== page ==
Justin Alger 29:46
And so, bonus follow up question for you since you’re at a two-year school, there also isn’t a formal way within higher education and specifically two-year schools and four-year schools to communicate, right there, isn’t there? There’s not always a formal way of communication between two- and four-year schools. So as a spokesman for the for the two-year schools, what advice do you have for four-year institutions?
Jermaine Williams 30:15
For four-year schools? I mean, I may sound like a, like a broken record. But do we, we know a lot in higher education, we’ve done all thinking on a lot of initiatives, and even community colleges that are 50,60 years old. So, when we know something works, so what works, having students be able to seamlessly transition from a two-year college to a four-year institution, right? Meaning all their credits go and they can transfer it as junior status. Right? So, they have two years. We know that’s advantageous. Alright, as opposed to not all of their credits transferring. So when we continue to work, and we do this at Nassau Community College, you know, it’s done nationally is, but looking at our what we call articulation agreements, and ensuring that students are able to transfer ideally, all the credits that they’ve earned at the community college, right, because the last thing you want to do maybe the last thing, but you don’t want to spend two years two and a half years at a community college and think, wow, I am now Junior status, and go to a four year institution to find out that you have three more years of higher education to receive your undergraduate degree. Right. But we know kind of to my point earlier, it’s kind of growing what works. We know that that works. And you can see that with SUNY seamless transfer and the efforts to try and help students transfer seamlessly. We have an articulation agreement, we have a circulation agreement, and NASA Community College with several institutions, we just enhanced articulation agreement with a Delphi University, which is fantastic, actually gives students the opportunity to, to live and experience a Delphi University firsthand, while they’re enrolled at NASA Community College, and also provides that opportunity where they’re working with advisors from day one. So, we can do the best possible thing, put our best possible effort forward to ensure all their credits transferred to a Delphi and they transfer and as juniors. So, there are again, promising practices successful strategies out there, and really diving into those and within equity focus, and a data informed lens. Because what we can do and what a lot of two-year four-year institutions have been doing. So, there’s a lot of good work going on out there.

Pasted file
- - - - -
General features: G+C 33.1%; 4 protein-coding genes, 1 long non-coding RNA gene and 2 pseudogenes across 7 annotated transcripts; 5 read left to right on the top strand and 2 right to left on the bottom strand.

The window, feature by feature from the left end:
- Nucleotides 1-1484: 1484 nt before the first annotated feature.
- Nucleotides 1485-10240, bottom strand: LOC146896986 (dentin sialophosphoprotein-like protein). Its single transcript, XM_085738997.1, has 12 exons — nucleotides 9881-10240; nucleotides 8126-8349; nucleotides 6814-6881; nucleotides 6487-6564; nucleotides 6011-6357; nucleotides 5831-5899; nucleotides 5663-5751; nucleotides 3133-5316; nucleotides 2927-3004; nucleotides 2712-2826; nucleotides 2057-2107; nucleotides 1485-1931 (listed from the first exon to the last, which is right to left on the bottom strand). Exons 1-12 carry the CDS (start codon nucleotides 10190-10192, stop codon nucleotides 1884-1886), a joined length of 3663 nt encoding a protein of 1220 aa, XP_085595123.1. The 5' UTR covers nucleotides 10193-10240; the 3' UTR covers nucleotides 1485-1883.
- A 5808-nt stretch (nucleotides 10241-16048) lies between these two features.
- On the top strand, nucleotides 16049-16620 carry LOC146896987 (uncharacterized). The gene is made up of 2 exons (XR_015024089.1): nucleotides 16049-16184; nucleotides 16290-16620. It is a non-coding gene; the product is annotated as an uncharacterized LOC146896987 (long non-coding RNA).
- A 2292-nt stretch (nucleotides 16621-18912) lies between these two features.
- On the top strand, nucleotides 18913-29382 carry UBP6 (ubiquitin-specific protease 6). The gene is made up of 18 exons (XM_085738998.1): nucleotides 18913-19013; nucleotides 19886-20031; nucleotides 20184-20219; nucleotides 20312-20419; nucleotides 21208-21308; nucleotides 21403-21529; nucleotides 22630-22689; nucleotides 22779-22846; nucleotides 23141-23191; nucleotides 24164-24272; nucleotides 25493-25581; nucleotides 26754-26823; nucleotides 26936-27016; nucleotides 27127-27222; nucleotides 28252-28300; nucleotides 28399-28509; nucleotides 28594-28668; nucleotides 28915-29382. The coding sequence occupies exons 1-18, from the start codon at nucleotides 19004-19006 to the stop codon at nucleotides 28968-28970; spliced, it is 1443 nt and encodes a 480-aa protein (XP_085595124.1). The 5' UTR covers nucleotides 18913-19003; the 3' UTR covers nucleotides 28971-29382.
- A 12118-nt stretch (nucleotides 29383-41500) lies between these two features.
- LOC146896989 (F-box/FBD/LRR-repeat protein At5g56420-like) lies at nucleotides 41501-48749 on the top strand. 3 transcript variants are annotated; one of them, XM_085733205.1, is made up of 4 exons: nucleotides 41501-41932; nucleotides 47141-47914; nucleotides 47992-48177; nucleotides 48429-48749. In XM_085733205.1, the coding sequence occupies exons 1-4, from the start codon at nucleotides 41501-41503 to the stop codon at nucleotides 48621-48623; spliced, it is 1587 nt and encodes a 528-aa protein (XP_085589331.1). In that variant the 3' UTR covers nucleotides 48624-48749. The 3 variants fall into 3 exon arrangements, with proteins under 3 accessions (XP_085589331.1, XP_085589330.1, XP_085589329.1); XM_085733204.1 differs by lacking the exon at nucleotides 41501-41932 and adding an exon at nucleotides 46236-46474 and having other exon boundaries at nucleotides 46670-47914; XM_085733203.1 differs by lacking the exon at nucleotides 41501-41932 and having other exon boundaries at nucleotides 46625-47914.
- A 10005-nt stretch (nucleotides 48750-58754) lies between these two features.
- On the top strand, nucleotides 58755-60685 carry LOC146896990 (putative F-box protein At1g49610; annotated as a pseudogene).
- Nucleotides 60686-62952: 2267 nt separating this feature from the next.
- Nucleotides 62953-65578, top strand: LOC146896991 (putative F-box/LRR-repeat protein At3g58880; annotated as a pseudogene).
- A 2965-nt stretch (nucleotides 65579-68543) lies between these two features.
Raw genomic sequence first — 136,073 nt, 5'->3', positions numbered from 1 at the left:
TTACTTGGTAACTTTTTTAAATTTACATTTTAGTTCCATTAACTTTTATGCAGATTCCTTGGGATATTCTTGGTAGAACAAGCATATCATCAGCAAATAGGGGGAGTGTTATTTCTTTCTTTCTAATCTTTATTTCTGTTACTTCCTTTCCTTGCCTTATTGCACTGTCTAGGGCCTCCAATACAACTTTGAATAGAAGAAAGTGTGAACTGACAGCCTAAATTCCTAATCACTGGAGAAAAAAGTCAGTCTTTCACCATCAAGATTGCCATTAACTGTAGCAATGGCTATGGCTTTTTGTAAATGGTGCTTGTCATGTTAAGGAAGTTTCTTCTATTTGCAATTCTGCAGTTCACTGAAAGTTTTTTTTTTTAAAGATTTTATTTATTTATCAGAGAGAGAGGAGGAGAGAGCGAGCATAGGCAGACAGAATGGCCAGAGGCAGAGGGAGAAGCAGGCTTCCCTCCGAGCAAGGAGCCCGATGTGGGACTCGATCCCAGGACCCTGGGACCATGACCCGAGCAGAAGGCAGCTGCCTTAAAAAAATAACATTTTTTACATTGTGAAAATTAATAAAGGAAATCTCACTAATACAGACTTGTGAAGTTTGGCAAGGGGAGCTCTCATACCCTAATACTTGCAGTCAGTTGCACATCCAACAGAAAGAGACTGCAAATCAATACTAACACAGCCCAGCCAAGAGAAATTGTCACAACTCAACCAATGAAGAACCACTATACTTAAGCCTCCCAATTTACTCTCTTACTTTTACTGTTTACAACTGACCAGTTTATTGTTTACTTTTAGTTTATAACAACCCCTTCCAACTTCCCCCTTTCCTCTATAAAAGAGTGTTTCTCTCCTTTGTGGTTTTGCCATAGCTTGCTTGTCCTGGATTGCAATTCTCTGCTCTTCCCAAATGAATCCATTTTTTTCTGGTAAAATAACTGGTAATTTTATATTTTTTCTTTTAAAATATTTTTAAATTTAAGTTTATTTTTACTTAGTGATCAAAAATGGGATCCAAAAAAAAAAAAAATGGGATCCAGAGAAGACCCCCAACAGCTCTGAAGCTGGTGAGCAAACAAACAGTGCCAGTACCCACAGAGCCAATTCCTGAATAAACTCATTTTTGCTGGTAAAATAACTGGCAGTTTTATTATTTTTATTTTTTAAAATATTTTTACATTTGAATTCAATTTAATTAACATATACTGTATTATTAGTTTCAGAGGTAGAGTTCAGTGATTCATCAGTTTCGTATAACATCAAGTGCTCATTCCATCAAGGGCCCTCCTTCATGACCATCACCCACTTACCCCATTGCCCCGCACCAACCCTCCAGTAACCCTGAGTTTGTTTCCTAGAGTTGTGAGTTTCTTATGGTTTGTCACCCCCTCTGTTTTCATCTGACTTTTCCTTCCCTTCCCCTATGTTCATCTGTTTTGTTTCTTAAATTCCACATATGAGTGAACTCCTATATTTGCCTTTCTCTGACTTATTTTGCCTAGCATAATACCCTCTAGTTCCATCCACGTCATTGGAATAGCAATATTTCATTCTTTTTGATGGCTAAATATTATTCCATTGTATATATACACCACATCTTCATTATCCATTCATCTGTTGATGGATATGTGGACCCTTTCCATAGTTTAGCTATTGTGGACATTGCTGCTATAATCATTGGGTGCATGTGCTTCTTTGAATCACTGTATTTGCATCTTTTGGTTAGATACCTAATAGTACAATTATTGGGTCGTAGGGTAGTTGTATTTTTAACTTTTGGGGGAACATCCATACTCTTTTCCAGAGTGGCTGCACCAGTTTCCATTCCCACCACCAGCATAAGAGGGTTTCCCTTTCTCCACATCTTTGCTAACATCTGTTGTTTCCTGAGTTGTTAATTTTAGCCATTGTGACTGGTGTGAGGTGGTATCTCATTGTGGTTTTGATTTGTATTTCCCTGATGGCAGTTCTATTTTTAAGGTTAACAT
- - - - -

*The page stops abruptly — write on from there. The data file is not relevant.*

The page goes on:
Justin Alger 32:41
And I will link because I recently read the Adelphi Concurrent Enrollment Program, which congratulations, it’s fantastic. It really speaks volumes to the work that you’re doing, and the direction that you are leading the institution. But I will link that to the show notes so listeners can read as well. So, I think at this point, that’s all the questions that I have for you, and your man, I really want to thank you for coming on the future college parent podcast. It’s been an absolute pleasure. It’s always good to chat with you.
Jermaine Williams 32:50
Likewise. Always great to chat with you. The pleasure has been all mine, Justin, thank you for the opportunity. And thank you for providing this resource to parents.